Table 6
The main findings of studies on liver failure.

As shown in Table 6, the main metabolites were involved in lipid metabolism disorders. It has been reported that LPCs regulate cell proliferation, tumor cell invasiveness, and inflammation and play an important role in immunity adjustment. It is helpful to further understand the pathogenesis of liver failure. However, as the current researches are limited, the extensive researches are needed to verify these.

2.4.4. Metabonomics Studies on HBV Induced Hepatocellular Carcinoma

Hepatocellular carcinoma (HCC) is the fifth malignancy worldwide and is the third leading cause of cancer-related deaths worldwide. The diagnosis of HCC usually combines alpha-fetoprotein (AFP) with medical imaging. However, the specificity of AFP is poor and AFP can also increase in severe hepatitis, ovarian tumors, and embryonal tumors. Liver biopsy is the gold standard for the final diagnosis of HCC; however it is an invasive diagnostic method and brings great suffering to patients, so it is difficult to be accepted by patients. Therefore it is of importance to explore the sensitive and specific diagnostic markers.

At present, several metabolomic studies have been made to find the more sensitive and specific markers. Table 7 shows the main contents of these researches.

Table 7
The main results of relevant metabolomic studies on HCC.

As shown in Table 7, the representative metabolic disorders included lipid metabolism, bile acid metabolism and amino acid metabolism. LPCs were the most significant changes among lipid metabolism. It has been reported that LPCs regulate cell proliferation, tumor cell invasiveness, and inflammation and play an important role in immunity adjustment. Some researchers have proved that bile acids play an important role in lipid and glucose metabolism, energy consumption, and even liver regeneration. The main changed amino acids in Table 7 have some functions, including providing one-carbon unit, as raw material of gluconeogenesis and antitumor immune response. These metabolites are helpful to further understand the pathogenesis of liver cancer. However, the metabolites as diagnostic biomarkers have not reached the consensus, so further studies might be needed.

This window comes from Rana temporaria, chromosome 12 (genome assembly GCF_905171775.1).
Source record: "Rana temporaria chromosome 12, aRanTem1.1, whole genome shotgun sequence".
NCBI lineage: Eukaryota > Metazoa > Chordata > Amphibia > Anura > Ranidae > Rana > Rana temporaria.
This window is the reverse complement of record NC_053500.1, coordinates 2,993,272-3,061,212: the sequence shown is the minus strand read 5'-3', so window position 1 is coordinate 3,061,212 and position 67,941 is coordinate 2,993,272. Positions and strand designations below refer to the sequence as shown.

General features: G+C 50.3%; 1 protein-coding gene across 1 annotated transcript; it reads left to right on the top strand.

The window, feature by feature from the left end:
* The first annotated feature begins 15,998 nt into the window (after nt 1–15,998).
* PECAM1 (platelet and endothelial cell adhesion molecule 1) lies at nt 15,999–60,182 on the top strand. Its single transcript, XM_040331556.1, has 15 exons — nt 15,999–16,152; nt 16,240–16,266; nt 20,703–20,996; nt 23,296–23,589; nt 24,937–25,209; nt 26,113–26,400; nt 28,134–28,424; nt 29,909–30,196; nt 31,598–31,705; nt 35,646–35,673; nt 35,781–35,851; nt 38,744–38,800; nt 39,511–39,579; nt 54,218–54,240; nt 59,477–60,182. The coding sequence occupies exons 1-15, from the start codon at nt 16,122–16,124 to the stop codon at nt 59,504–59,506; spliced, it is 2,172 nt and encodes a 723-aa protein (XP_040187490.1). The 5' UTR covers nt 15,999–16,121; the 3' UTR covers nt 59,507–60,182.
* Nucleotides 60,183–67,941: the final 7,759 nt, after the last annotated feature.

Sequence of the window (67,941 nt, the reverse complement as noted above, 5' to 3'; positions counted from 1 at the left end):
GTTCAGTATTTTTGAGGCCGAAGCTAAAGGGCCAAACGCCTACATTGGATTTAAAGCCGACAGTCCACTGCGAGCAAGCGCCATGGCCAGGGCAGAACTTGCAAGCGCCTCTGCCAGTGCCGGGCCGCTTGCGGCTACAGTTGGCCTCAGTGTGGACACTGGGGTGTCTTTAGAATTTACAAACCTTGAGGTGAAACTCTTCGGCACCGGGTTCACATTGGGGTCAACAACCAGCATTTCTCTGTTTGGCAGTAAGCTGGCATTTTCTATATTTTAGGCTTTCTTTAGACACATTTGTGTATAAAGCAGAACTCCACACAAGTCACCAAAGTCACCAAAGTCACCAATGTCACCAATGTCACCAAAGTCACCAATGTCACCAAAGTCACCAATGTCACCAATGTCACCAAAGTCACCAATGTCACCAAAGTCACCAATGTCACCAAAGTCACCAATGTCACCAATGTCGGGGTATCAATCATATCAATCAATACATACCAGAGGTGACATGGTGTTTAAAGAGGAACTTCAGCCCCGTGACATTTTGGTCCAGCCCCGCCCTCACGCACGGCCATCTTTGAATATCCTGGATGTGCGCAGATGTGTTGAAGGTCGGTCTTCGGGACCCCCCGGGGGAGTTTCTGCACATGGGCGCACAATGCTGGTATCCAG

2.5. Metabonomics Studies on Autoimmune Liver Diseases

Autoimmune liver diseases include autoimmune hepatitis (AIH), primary biliary cholangitis (PBC), and primary sclerosing cholangitis (PSC). The clinical diagnosis depends on liver-related antibodies, liver function, liver histology, and the excluding of hepatitis virus, drug, and alcohol to make the comprehensive score. However, because some items of the score system cannot be achieved, the accuracy decreases. Therefore, it is very necessary to explore the sensitive and specific biomarkers of autoimmune liver diseases.

Till now, there have been several researches about autoimmune liver diseases. However, there are no unified results because of the different methods and limited number. Now we will show the relevant researches results in Table 8.

Table 8
The main results of studies on autoimmune liver diseases.

3. Discussion

The main metabolites mentioned in Table 8 represented several metabolic disorders, including glucose metabolism, especially the citric acid cycle, lipid metabolism, amino acid metabolism, urea cycle, bile acid metabolism, bilirubin metabolism, gluconeogenesis, inflammation, immune response, cell regeneration, and apoptosis. These metabolisms interact with each other in liver disease and promote the development of liver disease together.